Tummy time, or when a baby lies on his stomach while supporting his body with his elbows, is vital for development. Around six months of age, tummy time leads to a baby assuming prone extension, more commonly known as the “airplane position,” as a response to gravity. The baby lifts his head, upper back, arms and legs off of the ground. These positions strengthen muscles used in gross motor movements, from rolling to walking.
Engagement in prone activities (lying on stomach) continues to be important as the child grows. Tummy time and assuming prone extension has many benefits:
- increases core strength needed for a stable base of support in sitting
- increases upper extremity strength and stability needed for fine motor tasks
- strengthens neck muscles needed for visual tracking
- facilitates sensory integration and reflex integration
- increases body awareness
- regulates the nervous system, which can elicit a calming response
A child should be able to hold prone extension for 20-30 seconds by the age of six. Children who exhibit difficulty holding this pose often also have difficulty engaging in daily activities at home and school. Thankfully, children can still experience benefits from engaging in tummy time and related activities:
- Play Superman: Assume prone extension and pretend to fly like Superman! Place a favorite stuffed animal on the child’s back so he can pretend to fly the animal to safety or to its favorite place.
- Roll a bouncy ball: Child lies on stomach to catch and roll a ball with both hands either with a parent or at a target, like bowling pins.
- Scooter board: Child lies down on the board and uses arms to propel self through a traffic cone obstacle course, holds onto a rope while caregiver pulls the rope, or gathers bean bag to toss into a basket.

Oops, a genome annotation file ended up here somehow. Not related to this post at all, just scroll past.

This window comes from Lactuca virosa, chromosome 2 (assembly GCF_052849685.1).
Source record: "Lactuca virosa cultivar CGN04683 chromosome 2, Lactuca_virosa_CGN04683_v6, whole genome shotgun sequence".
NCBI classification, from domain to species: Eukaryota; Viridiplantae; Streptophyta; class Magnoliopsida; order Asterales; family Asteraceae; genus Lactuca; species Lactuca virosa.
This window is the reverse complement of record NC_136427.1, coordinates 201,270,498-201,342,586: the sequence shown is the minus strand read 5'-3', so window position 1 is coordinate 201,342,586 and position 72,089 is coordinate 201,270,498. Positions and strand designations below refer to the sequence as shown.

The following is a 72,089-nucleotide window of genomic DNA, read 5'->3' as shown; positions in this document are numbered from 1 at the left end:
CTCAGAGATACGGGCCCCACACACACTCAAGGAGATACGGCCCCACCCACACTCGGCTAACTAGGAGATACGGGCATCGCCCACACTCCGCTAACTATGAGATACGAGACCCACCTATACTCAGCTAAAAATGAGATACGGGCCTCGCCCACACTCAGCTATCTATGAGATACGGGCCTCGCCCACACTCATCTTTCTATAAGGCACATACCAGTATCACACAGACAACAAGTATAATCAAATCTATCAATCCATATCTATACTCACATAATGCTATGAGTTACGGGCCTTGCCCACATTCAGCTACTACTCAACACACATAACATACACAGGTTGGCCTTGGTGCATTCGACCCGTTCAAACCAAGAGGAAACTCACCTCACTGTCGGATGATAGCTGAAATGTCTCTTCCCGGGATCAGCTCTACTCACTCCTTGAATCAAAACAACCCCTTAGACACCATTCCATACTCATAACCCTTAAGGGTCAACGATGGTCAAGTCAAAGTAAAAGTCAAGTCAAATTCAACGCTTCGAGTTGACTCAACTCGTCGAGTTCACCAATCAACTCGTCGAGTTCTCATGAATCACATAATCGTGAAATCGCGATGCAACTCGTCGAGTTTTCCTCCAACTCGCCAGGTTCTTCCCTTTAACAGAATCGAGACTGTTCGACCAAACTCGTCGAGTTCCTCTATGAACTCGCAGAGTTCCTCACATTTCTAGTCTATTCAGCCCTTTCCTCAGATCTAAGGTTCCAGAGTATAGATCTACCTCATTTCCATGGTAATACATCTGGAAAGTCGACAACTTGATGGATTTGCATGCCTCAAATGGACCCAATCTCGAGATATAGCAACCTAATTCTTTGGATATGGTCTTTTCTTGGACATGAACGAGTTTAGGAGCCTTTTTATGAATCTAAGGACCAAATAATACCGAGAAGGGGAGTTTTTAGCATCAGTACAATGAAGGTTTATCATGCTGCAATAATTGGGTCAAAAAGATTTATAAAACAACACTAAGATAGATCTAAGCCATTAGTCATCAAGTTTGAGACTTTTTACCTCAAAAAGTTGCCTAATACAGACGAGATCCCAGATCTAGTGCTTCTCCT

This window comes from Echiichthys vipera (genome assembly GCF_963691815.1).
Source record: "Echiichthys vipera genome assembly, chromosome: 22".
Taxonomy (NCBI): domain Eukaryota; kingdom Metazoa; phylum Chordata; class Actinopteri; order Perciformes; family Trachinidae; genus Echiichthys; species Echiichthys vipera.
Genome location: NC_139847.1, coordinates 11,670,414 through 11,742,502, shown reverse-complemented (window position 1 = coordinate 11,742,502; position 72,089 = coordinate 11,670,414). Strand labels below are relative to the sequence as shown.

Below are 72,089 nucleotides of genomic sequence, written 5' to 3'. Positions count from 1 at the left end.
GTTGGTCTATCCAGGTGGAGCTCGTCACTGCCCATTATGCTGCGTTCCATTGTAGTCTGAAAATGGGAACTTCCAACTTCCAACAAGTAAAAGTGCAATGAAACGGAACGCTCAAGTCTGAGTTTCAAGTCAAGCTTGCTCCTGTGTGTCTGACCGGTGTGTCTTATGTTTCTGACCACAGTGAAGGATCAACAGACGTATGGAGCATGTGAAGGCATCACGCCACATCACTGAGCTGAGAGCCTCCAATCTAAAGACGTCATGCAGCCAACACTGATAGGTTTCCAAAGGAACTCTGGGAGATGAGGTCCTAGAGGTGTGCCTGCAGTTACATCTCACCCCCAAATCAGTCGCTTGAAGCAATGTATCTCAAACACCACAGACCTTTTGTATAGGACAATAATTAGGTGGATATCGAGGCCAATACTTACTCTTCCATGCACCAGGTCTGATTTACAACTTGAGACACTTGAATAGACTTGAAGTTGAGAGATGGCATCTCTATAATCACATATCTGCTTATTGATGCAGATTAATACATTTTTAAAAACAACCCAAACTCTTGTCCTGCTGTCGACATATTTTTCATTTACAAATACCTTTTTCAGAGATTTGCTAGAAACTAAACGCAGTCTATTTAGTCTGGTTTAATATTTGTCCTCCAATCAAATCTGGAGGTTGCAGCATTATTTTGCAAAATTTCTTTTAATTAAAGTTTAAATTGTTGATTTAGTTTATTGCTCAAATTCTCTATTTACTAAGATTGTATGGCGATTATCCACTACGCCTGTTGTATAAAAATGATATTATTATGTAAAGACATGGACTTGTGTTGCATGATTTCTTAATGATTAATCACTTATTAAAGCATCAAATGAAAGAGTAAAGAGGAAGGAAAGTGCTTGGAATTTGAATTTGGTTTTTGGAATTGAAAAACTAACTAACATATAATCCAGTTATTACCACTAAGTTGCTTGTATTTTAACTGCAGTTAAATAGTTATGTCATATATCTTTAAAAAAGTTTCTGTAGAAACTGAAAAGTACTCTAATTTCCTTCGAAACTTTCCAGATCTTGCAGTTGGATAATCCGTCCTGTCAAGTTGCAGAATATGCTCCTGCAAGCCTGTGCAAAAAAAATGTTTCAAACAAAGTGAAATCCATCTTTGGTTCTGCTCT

- Fine motor tasks: Child props himself up on elbows while lying on the floor for coloring, completing a puzzle, building with blocks, or even watching TV.
- Therapy ball: Child lies over a ball (or couch, or caregiver’s lap) and holds himself up with open hands while “walking” laterally and forward/backward to grasp items to engage in a task (i.e. grab a coin then “walk” on hands to place coin in piggy bank)
The possibilities are endless! Try one of these ideas or use your imagination and develop your own activities to try with your child today.
By Allison Widman, OTR/L, of LLA Therapy, which offers speech-language, physical, occupational, behavioral, and music therapy at its clinics in Fairlawn, Hudson and Medina. LLA is committed to guiding all individuals toward quality therapy solutions to improve the lives of their patients and their families in a collaborative, nurturing and supportive atmosphere. For more information, visit llatherapy.org.